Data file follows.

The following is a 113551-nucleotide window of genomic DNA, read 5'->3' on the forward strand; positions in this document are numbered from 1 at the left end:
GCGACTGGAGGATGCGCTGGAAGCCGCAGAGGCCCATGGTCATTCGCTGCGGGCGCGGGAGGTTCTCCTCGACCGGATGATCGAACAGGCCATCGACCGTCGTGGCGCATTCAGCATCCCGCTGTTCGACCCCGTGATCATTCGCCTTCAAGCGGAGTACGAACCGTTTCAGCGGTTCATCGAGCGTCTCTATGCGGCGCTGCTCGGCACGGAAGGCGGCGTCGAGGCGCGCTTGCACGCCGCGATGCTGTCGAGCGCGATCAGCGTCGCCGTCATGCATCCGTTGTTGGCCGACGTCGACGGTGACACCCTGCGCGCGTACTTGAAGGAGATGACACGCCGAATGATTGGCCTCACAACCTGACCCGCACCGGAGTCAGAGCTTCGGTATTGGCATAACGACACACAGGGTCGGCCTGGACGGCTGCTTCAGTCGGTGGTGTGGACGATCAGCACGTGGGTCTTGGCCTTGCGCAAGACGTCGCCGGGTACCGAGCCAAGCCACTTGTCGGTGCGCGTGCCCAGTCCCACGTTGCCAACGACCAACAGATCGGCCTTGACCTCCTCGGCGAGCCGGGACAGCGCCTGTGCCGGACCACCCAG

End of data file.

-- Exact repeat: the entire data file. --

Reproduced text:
The following is a 113551-nucleotide window of genomic DNA, read 5'->3' on the forward strand; positions in this document are numbered from 1 at the left end:
GCGACTGGAGGATGCGCTGGAAGCCGCAGAGGCCCATGGTCATTCGCTGCGGGCGCGGGAGGTTCTCCTCGACCGGATGATCGAACAGGCCATCGACCGTCGTGGCGCATTCAGCATCCCGCTGTTCGACCCCGTGATCATTCGCCTTCAAGCGGAGTACGAACCGTTTCAGCGGTTCATCGAGCGTCTCTATGCGGCGCTGCTCGGCACGGAAGGCGGCGTCGAGGCGCGCTTGCACGCCGCGATGCTGTCGAGCGCGATCAGCGTCGCCGTCATGCATCCGTTGTTGGCCGACGTCGACGGTGACACCCTGCGCGCGTACTTGAAGGAGATGACACGCCGAATGATTGGCCTCACAACCTGACCCGCACCGGAGTCAGAGCTTCGGTATTGGCATAACGACACACAGGGTCGGCCTGGACGGCTGCTTCAGTCGGTGGTGTGGACGATCAGCACGTGGGTCTTGGCCTTGCGCAAGACGTCGCCGGGTACCGAGCCAAGCCACTTGTCGGTGCGCGTGCCCAGTCCCACGTTGCCAACGACCAACAGATCGGCCTTGACCTCCTCGGCGAGCCGGGACAGCGCCTGTGCCGGACCACCCAG